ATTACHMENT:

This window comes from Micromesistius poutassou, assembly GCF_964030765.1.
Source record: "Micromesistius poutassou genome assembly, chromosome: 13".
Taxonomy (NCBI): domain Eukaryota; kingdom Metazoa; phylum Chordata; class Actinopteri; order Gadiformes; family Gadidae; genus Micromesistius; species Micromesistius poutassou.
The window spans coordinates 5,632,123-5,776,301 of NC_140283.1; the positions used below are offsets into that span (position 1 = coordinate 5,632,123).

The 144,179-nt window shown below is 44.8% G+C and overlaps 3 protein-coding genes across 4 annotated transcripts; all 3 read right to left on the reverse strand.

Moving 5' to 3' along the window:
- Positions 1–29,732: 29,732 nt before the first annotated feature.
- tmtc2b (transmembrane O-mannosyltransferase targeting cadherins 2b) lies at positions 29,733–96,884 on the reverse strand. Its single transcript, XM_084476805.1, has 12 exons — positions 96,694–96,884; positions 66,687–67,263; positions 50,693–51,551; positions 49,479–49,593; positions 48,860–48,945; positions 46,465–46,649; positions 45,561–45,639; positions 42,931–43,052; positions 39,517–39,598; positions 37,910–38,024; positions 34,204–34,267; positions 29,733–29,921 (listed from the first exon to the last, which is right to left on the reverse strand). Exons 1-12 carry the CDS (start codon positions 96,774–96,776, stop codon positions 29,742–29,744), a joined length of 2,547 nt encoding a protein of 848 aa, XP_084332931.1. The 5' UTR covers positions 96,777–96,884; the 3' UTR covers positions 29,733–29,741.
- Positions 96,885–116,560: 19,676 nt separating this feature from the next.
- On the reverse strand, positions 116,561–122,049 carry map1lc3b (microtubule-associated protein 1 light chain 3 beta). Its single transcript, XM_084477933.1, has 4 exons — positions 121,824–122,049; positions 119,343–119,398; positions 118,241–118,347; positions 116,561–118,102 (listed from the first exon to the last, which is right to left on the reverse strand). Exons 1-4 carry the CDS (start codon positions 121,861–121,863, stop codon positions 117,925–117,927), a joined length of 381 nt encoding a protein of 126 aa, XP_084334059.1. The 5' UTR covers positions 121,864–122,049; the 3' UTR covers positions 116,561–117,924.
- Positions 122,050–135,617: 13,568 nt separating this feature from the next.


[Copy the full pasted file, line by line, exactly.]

This window comes from Micromesistius poutassou, assembly GCF_964030765.1.
Source record: "Micromesistius poutassou genome assembly, chromosome: 13".
Taxonomy (NCBI): domain Eukaryota; kingdom Metazoa; phylum Chordata; class Actinopteri; order Gadiformes; family Gadidae; genus Micromesistius; species Micromesistius poutassou.
The window spans coordinates 5,632,123-5,776,301 of NC_140283.1; the positions used below are offsets into that span (position 1 = coordinate 5,632,123).

The 144,179-nt window shown below is 44.8% G+C and overlaps 3 protein-coding genes across 4 annotated transcripts; all 3 read right to left on the reverse strand.

Moving 5' to 3' along the window:
- Positions 1–29,732: 29,732 nt before the first annotated feature.
- tmtc2b (transmembrane O-mannosyltransferase targeting cadherins 2b) lies at positions 29,733–96,884 on the reverse strand. Its single transcript, XM_084476805.1, has 12 exons — positions 96,694–96,884; positions 66,687–67,263; positions 50,693–51,551; positions 49,479–49,593; positions 48,860–48,945; positions 46,465–46,649; positions 45,561–45,639; positions 42,931–43,052; positions 39,517–39,598; positions 37,910–38,024; positions 34,204–34,267; positions 29,733–29,921 (listed from the first exon to the last, which is right to left on the reverse strand). Exons 1-12 carry the CDS (start codon positions 96,774–96,776, stop codon positions 29,742–29,744), a joined length of 2,547 nt encoding a protein of 848 aa, XP_084332931.1. The 5' UTR covers positions 96,777–96,884; the 3' UTR covers positions 29,733–29,741.
- Positions 96,885–116,560: 19,676 nt separating this feature from the next.
- On the reverse strand, positions 116,561–122,049 carry map1lc3b (microtubule-associated protein 1 light chain 3 beta). Its single transcript, XM_084477933.1, has 4 exons — positions 121,824–122,049; positions 119,343–119,398; positions 118,241–118,347; positions 116,561–118,102 (listed from the first exon to the last, which is right to left on the reverse strand). Exons 1-4 carry the CDS (start codon positions 121,861–121,863, stop codon positions 117,925–117,927), a joined length of 381 nt encoding a protein of 126 aa, XP_084334059.1. The 5' UTR covers positions 121,864–122,049; the 3' UTR covers positions 116,561–117,924.
- Positions 122,050–135,617: 13,568 nt separating this feature from the next.